Resolve Strategic: Labor 41, Coalition 32, Greens 10 in NSW

The Minns government still dominant in the second poll since its election, though a little less so than in the first; and Gladys Berejiklian seemingly acquitted in the court of public opinion.

The Sydney Morning Herald had poll results from Resolve Strategic on state voting intention in New South Wales on Friday, which escaped my notice at the time. The poll had Labor on 41% of the primary vote, down three from May, with the Coalition up one to 32% and the Greens up one to 10%. This would come out at about 58-42 in Labor’s favour based on preference flows at the election, at which the primary votes were Labor 37.0%, Coalition 35.4% and Greens 9.7% and the two-party preferred 54.3-45.7. The results combine the New South Wales responses from pollster’s last two monthly national surveys, with a sample of 1012.

Also featured were questions on Gladys Berejiklian that found most of her teflon coating intact, with 51% saying they still liked and respected her while 25% did not (those who never did in the first place presumably being obliged to favour the latter response). Thirty-three per cent agreed that ICAC had “eroded any positive views I held” compared with 42% disagreeing, while 40% agreed Berejiklian should not have resigned as Premier based on what came out of ICAC, with 34% disagreeing. These results are based only on the most recent survey period, from Wednesday to Saturday last week, with a sample of 556.

Author: William Bowe

William Bowe is a Perth-based election analyst and occasional teacher of political science. His blog, The Poll Bludger, has existed in one form or another since 2004, and is one of the most heavily trafficked websites on Australian politics.

13 comments on “Resolve Strategic: Labor 41, Coalition 32, Greens 10 in NSW”

  1. Honeymoon period over for Minns? Not that he’s done anything much to offend anyone, except the means testing of the various vouchers for families(sporting costs etc) that the previous government brought in.
    The Liberal criticism of Morris Iemma being appointed head of Events NSW went nowhere after it was subsequently supported by Mike Baird and Alan Jones, hardly friends of Labor usually.
    Chris Minns also is regularly on Ben Fordham’s 2GB breakfast program, not exactly pro Labor territory either, and he also has a regular slot with Kyle and Jackie O on FM radio.
    Mark Speakman is still relatively anonymous to the general public.

  2. The opinion regarding Berejiklian is interesting. Obviously there is a fair bit of tolerance in the community towards bent politicians.

  3. Gladbags is still hated in Queensland for her unwarranted constant attacks on our Labor Premier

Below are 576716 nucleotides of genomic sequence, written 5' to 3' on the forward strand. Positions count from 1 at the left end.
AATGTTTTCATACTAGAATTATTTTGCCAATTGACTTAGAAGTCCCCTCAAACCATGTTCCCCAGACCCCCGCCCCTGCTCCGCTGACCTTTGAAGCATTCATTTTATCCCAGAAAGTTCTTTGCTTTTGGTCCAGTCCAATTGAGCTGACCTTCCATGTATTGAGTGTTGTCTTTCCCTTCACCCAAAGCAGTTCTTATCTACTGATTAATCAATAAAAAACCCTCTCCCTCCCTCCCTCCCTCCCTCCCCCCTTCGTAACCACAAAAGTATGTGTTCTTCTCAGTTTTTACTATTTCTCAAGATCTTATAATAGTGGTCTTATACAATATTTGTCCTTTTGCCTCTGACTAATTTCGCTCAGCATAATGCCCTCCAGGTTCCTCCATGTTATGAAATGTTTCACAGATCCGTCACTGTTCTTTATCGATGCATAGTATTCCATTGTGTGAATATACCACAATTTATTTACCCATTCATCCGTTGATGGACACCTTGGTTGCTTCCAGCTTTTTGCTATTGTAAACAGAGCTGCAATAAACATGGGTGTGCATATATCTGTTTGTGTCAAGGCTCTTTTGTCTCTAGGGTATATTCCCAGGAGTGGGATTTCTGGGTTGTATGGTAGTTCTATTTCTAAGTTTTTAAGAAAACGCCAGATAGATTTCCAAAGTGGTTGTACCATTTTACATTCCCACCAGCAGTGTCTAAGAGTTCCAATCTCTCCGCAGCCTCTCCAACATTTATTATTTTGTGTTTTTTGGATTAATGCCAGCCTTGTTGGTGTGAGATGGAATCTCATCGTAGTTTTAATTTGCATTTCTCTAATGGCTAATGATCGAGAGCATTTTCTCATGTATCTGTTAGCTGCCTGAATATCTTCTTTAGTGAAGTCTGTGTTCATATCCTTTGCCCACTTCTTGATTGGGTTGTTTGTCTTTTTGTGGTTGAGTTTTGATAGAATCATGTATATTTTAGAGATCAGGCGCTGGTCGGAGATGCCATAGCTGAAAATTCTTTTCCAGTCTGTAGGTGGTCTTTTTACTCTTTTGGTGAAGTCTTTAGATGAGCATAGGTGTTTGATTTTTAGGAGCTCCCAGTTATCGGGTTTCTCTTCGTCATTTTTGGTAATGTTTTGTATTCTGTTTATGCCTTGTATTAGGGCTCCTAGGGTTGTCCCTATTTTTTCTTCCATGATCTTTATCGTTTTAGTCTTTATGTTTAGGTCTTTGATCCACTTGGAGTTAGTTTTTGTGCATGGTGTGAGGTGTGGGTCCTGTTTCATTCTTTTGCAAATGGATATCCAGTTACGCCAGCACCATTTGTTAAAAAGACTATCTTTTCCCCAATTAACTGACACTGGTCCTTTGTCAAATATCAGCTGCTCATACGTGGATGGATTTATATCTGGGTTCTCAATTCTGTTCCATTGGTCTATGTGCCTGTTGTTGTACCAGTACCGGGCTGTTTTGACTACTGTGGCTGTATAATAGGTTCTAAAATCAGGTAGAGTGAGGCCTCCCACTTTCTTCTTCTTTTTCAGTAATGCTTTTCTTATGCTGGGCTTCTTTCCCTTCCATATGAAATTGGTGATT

Annastacia Palaszczuk during COVID.
    Doesn’t matter what the polls say, the ICAC inquiry found her CORRUPT.
    ICAC is the only poll that matters.
    Gladbags will always be remembered as one of the 3 Liberal premiers that had to resign
    due to ICAC inquiries in NSW.

  4. Minns seems to be doing a good job, and the polls reflect it. This is a nothing-to-see-here result.

    Not surprised about Berejiklian. ICAC did itself no favours by taking so long to deliver a public report, which meant that most people had already made up their minds prior, and didn’t come out with any findings dramatic enough to shift people’s established opinions.

  5. ‘40% agreed Berejiklian should not have resigned as Premier based on what came out of ICAC, with 34% disagreeing.’

    ‘Serious corruption’ is no barrier to retaining the top office in the Rum Corps state, eh?

  6. It’s “interesting” to compare and contrast the treatment of Gladys Berejiklian and Julia Gillard in the media. In Ms Gillard’s case, the Opposition and mainstream media raked over home renovations fifteen years prior and before she entered Parliament, in an attempt to establish guilt by association with certain dodgy characters. In the former, where Ms Berejiklian had a relationship while Premier with a politician who was involved in some potentially corrupt dealings about which she knew or should have enquired after She was allowed a free pass as a wronged saint.

  7. Gillard v Berejiklian is an amazing juxtaposition.

    Julia ‘lied’ if you failed to listen to the second half of the sentence for which she was pilloried. Gillard was told she should be put in a chaff bag, thrown in the ocean and that her father died of shame -the day after he passed! The then leader of the then Nopesition stood in front of a sign that said “Ditch the Witch”. Her lack of a marriage and children were derided.

    Gladys was phone tapped telling dodgy Darrel: “I don’t need to know about that.” And yet she was and remains “the woman who saved Australia.” Her virtue was never questioned.

    The Libs and the MSM love their own women, but aren’t so keen on any other wenches.

    Gladys was right to resign.

    We are a deplorable lot – and we are about to condemn ourselves as racists to the rest of the world. Sad, as the Orange proto-fascist would say.

  8. Never mind what the polls said or are saying, everyone knows Gladbags is a sinner, not a saint.
    Some pollsters could come up with the numbers to canonize Charles Manson, if worded correctly.

  9. MABWM: ‘And yet she was and remains “the woman who saved Australia.”’

    Post ICAC, she’s ‘the woman who shamed Australia’.

  10. Whether people like it or not, the average punter thinks that ‘serious corruption’ involves deriving a personal financial benefit, the type that found a handful of ALP members from the previous government in prison.

    Leaving aside the means testing of Active Kids for the middle class, cutting $50 for those least able to afford putting their kids in sport while on the other hand giving $16m to the UFC, an organisation run by a guy who was videod physically assaulting his wife, is an absolute disgrace.

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